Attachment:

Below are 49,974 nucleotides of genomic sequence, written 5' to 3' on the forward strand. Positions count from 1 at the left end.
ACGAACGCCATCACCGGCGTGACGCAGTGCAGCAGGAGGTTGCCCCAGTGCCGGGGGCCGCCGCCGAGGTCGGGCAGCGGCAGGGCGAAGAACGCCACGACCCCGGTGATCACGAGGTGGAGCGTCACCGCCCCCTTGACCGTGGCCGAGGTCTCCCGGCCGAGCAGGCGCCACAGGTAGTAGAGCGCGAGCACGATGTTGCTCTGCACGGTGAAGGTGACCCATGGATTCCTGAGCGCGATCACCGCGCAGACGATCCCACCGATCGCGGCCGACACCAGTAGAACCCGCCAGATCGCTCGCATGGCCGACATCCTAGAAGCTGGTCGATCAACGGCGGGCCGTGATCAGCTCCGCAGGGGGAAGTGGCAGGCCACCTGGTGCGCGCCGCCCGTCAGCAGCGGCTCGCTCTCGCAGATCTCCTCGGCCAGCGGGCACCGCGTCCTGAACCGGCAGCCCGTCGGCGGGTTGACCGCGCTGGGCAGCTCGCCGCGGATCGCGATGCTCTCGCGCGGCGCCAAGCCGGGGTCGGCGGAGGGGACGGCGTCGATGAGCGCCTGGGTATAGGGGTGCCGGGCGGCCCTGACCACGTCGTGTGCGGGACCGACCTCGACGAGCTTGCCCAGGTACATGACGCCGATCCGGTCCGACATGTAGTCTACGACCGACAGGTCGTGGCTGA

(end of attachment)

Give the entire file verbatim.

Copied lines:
Below are 49,974 nucleotides of genomic sequence, written 5' to 3' on the forward strand. Positions count from 1 at the left end.
ACGAACGCCATCACCGGCGTGACGCAGTGCAGCAGGAGGTTGCCCCAGTGCCGGGGGCCGCCGCCGAGGTCGGGCAGCGGCAGGGCGAAGAACGCCACGACCCCGGTGATCACGAGGTGGAGCGTCACCGCCCCCTTGACCGTGGCCGAGGTCTCCCGGCCGAGCAGGCGCCACAGGTAGTAGAGCGCGAGCACGATGTTGCTCTGCACGGTGAAGGTGACCCATGGATTCCTGAGCGCGATCACCGCGCAGACGATCCCACCGATCGCGGCCGACACCAGTAGAACCCGCCAGATCGCTCGCATGGCCGACATCCTAGAAGCTGGTCGATCAACGGCGGGCCGTGATCAGCTCCGCAGGGGGAAGTGGCAGGCCACCTGGTGCGCGCCGCCCGTCAGCAGCGGCTCGCTCTCGCAGATCTCCTCGGCCAGCGGGCACCGCGTCCTGAACCGGCAGCCCGTCGGCGGGTTGACCGCGCTGGGCAGCTCGCCGCGGATCGCGATGCTCTCGCGCGGCGCCAAGCCGGGGTCGGCGGAGGGGACGGCGTCGATGAGCGCCTGGGTATAGGGGTGCCGGGCGGCCCTGACCACGTCGTGTGCGGGACCGACCTCGACGAGCTTGCCCAGGTACATGACGCCGATCCGGTCCGACATGTAGTCTACGACCGACAGGTCGTGGCTGA